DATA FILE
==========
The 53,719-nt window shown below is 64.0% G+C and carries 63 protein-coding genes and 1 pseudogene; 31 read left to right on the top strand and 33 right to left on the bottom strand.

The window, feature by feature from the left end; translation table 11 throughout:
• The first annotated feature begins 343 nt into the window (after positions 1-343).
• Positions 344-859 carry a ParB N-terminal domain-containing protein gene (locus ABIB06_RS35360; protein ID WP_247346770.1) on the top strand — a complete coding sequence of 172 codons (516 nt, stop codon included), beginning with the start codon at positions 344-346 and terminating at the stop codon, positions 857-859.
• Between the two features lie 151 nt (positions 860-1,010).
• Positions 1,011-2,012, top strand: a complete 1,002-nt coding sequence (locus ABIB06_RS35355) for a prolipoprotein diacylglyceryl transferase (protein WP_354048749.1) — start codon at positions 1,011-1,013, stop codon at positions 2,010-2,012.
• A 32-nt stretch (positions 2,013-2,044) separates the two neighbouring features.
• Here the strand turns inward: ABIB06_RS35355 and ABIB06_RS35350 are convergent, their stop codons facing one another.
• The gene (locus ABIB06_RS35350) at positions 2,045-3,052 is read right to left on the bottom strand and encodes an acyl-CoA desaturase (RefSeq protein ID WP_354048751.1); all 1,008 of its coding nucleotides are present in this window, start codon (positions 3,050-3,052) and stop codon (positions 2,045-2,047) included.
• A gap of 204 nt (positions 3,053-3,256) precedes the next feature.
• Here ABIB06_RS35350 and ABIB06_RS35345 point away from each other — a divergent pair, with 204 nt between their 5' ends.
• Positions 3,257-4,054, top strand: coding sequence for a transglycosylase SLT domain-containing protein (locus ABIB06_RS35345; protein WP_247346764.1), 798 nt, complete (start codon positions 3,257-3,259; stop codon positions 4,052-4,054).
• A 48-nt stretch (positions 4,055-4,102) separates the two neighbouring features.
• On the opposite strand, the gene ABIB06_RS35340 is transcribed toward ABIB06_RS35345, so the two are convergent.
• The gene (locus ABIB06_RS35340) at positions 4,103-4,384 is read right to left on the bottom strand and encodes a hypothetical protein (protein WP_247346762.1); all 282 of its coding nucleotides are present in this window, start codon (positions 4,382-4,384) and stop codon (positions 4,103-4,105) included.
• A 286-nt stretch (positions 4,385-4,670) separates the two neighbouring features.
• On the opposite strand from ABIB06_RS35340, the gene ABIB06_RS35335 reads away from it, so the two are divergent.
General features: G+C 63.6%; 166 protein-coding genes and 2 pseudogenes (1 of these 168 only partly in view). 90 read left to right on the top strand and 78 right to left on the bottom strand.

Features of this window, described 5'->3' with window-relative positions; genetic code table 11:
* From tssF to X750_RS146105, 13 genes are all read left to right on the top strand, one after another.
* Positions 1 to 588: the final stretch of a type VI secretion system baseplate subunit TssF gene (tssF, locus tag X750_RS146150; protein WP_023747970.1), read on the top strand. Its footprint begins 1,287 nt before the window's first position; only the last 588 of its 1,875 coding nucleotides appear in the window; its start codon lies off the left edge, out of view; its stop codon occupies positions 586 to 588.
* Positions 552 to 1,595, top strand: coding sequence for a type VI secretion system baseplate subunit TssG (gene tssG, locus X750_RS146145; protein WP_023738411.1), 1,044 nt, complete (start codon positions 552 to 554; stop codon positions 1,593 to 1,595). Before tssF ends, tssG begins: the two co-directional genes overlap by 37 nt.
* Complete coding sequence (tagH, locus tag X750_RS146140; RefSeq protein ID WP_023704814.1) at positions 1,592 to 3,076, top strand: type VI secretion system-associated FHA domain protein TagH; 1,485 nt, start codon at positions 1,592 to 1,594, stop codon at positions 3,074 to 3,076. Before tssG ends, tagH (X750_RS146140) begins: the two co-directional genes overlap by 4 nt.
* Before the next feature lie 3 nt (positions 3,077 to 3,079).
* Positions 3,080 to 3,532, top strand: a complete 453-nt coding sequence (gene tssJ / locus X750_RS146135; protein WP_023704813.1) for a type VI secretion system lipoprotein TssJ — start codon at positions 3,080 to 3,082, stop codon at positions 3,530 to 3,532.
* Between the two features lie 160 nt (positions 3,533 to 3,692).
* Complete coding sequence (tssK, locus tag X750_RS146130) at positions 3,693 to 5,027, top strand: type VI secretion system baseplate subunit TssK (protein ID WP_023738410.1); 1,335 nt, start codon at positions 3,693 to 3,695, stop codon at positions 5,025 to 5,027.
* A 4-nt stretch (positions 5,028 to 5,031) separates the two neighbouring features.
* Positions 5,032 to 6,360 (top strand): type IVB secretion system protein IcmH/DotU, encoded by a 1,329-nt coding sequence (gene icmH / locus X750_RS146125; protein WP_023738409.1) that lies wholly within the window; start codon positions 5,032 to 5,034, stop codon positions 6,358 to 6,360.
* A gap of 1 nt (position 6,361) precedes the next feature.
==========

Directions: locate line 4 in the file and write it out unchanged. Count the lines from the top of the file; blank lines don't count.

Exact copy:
• Positions 344-859 carry a ParB N-terminal domain-containing protein gene (locus ABIB06_RS35360; protein ID WP_247346770.1) on the top strand — a complete coding sequence of 172 codons (516 nt, stop codon included), beginning with the start codon at positions 344-346 and terminating at the stop codon, positions 857-859.